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Page last updated at 16:21 GMT, Wednesday, 25 May 2005 17:21 UK

Kanchenjunga golden jubilee held

Mount Kanchenjunga, the world's third tallest peak
The mountain is one of the most challenging in the world

Celebrations have been held in Nepal to mark the 50th anniversary of the first ascent of the world's third highest mountain, Kanchenjunga.

Three of the mountain's first climbers and several others who scaled the peak were honoured at a major celebration in the capital, Kathmandu.

Two British climbers took three months to reach the summit of the 8,586m (28,160 feet) peak in 1955.

Kanchenjunga is on Nepal's eastern border with the Indian state of Sikkim.

Uncharted territory

Military and folk bands accompanied Kanchenjunga's climbers through the streets of old Kathmandu.

George Band
It is a pity that it is not as popular as other mountains
George Band

The mountaineers of yesteryear were seated in horse-drawn carriages.

George Band, 75, was one of two British men who stood on the peak 50 years ago. His co-mountaineer Joe Brown was unable to attend the celebrations due to health reasons.

He recalled that it was very much a journey into uncharted territory. "No one had actually been above 20,000 feet", he said, "so we were presented with 8,000 feet of unknown mountain on our side, which made it a very exciting and satisfying climb."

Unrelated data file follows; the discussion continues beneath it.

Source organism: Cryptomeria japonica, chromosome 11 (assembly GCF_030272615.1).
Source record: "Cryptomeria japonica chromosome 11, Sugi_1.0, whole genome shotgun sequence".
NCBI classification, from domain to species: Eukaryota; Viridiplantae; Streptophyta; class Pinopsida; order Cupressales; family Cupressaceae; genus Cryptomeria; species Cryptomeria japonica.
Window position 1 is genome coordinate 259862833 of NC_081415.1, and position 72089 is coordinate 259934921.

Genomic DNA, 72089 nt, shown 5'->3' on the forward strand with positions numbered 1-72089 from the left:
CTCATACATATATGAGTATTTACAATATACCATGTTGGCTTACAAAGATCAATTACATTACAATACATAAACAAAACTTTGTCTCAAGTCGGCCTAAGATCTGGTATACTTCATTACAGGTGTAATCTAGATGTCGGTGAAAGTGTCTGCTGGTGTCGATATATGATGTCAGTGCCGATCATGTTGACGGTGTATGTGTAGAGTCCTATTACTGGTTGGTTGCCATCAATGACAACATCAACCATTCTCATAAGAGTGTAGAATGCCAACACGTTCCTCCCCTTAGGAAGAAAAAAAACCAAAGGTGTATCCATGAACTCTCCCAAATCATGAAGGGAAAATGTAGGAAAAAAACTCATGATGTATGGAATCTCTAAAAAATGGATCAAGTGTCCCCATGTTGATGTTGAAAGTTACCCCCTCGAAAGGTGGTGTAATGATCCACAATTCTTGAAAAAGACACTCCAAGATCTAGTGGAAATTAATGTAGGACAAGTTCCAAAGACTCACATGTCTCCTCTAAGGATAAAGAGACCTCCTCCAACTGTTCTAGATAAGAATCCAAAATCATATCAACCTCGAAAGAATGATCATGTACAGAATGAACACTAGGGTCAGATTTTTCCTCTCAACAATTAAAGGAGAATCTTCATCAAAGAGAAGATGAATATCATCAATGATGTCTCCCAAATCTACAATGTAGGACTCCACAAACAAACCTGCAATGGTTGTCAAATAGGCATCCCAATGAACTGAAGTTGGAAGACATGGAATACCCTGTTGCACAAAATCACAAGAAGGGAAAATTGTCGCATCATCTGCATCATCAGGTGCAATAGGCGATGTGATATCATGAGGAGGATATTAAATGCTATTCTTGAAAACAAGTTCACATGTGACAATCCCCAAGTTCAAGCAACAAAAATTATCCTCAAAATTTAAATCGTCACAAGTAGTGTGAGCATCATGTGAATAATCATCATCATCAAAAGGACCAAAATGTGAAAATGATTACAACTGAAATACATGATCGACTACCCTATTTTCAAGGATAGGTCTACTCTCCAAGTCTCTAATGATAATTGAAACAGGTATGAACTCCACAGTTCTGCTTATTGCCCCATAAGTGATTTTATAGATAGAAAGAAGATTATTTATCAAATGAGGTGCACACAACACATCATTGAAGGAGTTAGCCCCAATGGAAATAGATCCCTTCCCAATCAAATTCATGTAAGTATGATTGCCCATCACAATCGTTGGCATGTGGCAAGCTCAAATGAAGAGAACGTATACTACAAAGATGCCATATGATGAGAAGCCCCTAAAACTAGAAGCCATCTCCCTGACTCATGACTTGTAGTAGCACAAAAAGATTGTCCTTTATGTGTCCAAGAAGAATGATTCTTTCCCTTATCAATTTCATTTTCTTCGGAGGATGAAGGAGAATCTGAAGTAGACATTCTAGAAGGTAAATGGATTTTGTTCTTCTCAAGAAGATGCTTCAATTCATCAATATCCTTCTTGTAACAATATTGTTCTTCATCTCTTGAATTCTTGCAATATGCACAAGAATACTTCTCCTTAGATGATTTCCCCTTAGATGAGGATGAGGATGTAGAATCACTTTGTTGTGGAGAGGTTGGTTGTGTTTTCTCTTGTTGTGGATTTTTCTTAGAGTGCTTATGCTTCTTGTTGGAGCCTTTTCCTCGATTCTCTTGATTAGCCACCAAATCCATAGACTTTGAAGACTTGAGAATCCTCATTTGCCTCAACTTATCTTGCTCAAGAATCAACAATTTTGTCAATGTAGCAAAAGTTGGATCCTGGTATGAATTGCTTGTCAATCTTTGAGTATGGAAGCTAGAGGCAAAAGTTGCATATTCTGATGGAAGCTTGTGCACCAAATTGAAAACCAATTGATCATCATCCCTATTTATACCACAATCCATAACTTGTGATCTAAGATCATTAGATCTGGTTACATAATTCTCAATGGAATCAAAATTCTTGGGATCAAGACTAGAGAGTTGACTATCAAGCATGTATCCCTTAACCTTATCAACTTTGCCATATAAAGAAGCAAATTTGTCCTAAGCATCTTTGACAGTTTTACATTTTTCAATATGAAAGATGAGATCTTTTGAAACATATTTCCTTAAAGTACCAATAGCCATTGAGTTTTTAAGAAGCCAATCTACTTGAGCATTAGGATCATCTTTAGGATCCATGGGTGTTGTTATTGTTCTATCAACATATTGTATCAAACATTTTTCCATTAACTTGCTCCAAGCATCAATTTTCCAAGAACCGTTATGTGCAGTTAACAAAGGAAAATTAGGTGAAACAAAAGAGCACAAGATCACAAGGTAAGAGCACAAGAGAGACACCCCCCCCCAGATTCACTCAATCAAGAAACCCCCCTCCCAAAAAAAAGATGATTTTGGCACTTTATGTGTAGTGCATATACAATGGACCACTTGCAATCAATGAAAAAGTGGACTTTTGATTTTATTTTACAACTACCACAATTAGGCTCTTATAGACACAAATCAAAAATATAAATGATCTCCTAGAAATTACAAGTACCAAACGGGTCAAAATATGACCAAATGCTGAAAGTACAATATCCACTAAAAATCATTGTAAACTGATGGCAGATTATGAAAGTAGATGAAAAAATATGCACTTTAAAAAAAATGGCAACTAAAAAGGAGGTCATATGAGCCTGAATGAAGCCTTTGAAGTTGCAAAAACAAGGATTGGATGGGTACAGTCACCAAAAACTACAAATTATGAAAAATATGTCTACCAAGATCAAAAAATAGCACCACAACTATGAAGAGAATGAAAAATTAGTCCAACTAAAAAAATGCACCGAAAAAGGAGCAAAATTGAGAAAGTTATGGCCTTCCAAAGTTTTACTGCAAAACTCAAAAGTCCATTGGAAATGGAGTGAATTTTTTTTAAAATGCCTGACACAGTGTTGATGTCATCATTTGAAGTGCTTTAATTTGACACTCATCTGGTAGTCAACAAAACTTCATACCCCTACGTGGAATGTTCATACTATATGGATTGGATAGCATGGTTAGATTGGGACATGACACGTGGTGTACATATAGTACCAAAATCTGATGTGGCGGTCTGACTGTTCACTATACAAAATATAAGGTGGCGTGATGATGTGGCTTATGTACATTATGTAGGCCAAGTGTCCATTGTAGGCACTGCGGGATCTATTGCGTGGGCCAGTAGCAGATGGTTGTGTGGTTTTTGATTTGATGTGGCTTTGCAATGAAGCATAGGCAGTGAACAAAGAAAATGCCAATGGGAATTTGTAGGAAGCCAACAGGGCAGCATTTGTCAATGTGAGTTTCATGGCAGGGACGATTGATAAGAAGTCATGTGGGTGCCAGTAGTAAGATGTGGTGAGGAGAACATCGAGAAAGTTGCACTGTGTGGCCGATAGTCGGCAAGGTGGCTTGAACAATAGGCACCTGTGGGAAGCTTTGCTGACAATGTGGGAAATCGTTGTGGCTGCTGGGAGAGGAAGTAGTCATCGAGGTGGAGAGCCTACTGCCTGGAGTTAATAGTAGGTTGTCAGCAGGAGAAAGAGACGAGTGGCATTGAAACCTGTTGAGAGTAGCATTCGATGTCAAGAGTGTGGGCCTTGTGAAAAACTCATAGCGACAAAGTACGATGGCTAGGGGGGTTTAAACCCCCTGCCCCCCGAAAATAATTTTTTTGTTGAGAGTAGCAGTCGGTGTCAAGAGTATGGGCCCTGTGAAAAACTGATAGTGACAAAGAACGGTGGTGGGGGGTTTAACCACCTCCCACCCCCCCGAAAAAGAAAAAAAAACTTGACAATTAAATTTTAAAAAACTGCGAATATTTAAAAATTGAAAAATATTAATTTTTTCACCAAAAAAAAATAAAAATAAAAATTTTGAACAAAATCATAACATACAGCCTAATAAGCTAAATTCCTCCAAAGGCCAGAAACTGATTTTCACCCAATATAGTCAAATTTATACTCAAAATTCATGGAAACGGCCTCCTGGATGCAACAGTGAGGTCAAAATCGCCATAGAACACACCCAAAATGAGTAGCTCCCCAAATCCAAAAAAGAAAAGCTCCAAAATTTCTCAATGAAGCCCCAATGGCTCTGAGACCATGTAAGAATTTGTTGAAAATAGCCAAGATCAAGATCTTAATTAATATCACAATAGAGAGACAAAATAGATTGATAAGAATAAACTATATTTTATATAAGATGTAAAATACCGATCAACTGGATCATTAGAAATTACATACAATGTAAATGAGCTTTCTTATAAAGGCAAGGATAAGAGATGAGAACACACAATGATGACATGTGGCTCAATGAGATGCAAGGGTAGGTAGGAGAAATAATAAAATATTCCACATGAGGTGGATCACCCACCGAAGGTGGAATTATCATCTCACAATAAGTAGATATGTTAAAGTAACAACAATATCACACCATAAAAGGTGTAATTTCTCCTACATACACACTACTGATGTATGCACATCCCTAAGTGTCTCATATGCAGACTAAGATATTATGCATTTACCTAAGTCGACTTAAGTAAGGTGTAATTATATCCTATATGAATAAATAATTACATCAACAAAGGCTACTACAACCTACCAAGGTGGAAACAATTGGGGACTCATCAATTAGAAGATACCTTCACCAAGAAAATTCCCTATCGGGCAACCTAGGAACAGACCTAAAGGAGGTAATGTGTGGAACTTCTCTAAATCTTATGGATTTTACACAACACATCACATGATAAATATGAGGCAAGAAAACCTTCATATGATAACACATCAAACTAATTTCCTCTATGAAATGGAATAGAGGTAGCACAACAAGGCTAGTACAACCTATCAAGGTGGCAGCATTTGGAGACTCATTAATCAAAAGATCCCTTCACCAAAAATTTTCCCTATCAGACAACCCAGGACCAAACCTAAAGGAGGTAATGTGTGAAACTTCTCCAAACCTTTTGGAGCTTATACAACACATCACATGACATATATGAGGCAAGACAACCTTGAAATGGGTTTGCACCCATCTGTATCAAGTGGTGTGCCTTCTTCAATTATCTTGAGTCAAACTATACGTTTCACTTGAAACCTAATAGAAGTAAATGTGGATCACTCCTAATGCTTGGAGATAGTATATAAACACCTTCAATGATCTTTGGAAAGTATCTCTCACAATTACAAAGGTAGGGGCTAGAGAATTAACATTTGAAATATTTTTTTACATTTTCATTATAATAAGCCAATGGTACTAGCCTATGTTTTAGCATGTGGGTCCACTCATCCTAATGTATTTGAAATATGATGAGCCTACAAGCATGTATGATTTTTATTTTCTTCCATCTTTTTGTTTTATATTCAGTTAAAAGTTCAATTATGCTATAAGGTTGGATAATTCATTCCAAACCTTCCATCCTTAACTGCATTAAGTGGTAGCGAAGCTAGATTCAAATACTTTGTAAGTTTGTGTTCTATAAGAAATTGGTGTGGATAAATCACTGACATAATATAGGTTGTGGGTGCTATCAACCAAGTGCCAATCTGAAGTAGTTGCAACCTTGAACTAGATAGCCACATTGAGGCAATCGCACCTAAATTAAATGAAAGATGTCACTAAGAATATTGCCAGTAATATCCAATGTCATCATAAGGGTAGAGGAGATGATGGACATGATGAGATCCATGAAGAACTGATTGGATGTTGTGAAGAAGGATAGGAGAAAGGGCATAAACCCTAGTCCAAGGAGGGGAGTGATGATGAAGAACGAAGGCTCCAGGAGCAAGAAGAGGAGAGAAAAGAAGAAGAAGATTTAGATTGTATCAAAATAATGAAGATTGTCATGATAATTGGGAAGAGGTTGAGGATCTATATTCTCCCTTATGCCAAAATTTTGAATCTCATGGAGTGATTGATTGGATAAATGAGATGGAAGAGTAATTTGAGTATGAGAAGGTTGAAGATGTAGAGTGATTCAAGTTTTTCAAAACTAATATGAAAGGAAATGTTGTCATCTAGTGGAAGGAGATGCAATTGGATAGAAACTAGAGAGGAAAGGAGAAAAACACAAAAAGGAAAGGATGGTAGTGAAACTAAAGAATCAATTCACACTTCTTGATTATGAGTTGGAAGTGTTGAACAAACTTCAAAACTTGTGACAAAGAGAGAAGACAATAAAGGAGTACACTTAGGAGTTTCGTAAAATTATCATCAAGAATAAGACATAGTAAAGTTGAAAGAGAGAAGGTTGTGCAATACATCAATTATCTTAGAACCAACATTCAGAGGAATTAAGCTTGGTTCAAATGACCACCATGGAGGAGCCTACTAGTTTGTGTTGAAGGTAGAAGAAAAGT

Mr Band and his team-mates actually stopped two metres short of the summit out of deference to the Buddhist authorities of Sikkim - Buddhists regarding Kanchenjunga as holy.

The BBC's Charles Haviland in Kathmandu says that the tradition has continued among fewer than 200 people who have reached the summit.

'Trouble free'

Our correspondent says that Kanchenjunga, whose name means five treasures in the snow, is considered to be a harder climb than Everest, with a fatality rate of 22%.

Mount Everest is the world's tallest mountain at 8,850m (29,000feet).

But George Band, fresh from a new walk to its base camps, stressed that despite the need to pay a fee to Maoist rebels, trekking around Kanchenjunga was trouble free.

He appealed to travellers to keep visiting Nepal.

That was a message endorsed by Nepalese officials who hoped that Wednesday's commemorations would inspire other climbers.

"We are hopeful the golden jubilee celebration will help make the peak more popular," Ang Tshering, president of the Nepal Mountaineering Association, told the Associated Press news agency.

"Kanchenjunga has a reputation for being a difficult mountain, and takes longer to climb," he said.

Correspondents say that there are currently almost 24 climbing teams on Everest, and only one on Kanchenjunga, which is prone to worse weather.



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